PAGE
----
In a new feature on Richland F1, four of the writers on the website answer questions about the season so far as we prepare to enter the second half of the 2013 Formula One season at Spa-Francorchamps this weekend.
Who is your driver of the season so far?
Abhishek Takle: Driver of the year? I’d say it’s a close run thing between Sebastian Vettel and Kimi Raikkonen. Vettel is leading the title standings, has won four races and has driven very maturely this year. Kimi on the other hand has also been remarkably consistent not just this year but since his return to Formula One as shown by his record-breaking 27 straight points finishes. However having said that, Kimi just shades Vettel for driver of the season honours because personally for me, Vettel’s stolen win in Malaysia takes the shine off an otherwise impressive campaign for the German.
Ernie Black: I’m going to say Lewis Hamilton. I expected Kimi to be a contender because I expected his Lotus to be competitive and that’s the biggest reason. Hamilton is only 10 points behind Kimi, which to me, is very impressive.
Alex Goldschmidt: In many respects, there are several drivers that are in reach of this accolade, but my driver of the season so far is Lewis Hamilton. Having made the move to McLaren, he seemed a lot more like himself and has come out of his shell, rather than being a “controlled” individual. He was clearly very realistic on how he felt he might fare in his first year at Brackley, but both the team and himself have clearly exceeded expectations all round.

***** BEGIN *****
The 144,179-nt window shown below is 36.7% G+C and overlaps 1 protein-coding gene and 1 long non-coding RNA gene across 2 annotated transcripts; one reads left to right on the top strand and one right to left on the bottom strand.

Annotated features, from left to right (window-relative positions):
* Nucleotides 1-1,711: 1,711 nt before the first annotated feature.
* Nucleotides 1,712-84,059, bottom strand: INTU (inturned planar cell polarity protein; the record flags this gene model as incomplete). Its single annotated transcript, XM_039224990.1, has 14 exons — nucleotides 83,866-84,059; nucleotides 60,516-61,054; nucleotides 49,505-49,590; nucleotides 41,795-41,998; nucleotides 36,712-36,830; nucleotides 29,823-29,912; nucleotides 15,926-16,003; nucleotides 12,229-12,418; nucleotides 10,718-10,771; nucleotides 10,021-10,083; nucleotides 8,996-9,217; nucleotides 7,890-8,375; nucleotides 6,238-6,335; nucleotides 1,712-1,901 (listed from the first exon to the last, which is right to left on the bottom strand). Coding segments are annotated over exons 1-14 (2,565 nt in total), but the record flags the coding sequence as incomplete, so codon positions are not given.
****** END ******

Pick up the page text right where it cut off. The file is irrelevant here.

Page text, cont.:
Trent Price: Lewis Hamilton. He’s having the kind of year Alonso had in 2012 but may just have a better car in the 2nd half to capitalize on his early excellence.
Red Bull have put aside internal politics to lead both championships. Do you think Mark Webber will be a) in a position to and b) allowed to win a race in his final nine races?
AT: Absolutely! We’ve seen how well Mark Webber can go when things fall into place for him. Motivation will certainly not be a problem but what Webber needs is for things to go smoothly. Webber and Vettel would no doubt have fought it out for the win in Germany had Webber’s first stop gone according to plan, with the spillover of events from Malaysia providing a mouth-watering sub-plot and adding that extra bit of intensity, tension and enmity to what could have been an almighty scrap between the two Red Bulls.
Will he be allowed to win? Not sure. But it doesn’t matter. I think with Webber leaving and no doubt also feeling like he has a score to settle following Malaysia, the straight-talking Aussie will go for it even if he’s asked to hold back or move over. He’s leaving so he’s got nothing to lose by disobeying team orders.
EB: Mark is always in a position to win a race, however I would say it is highly doubtful Red Bull would allow him to take the victory if Vettel is not in a position to benefit from it (i.e. Vettel out of the points and Webber can take away points from Seb’s rivals).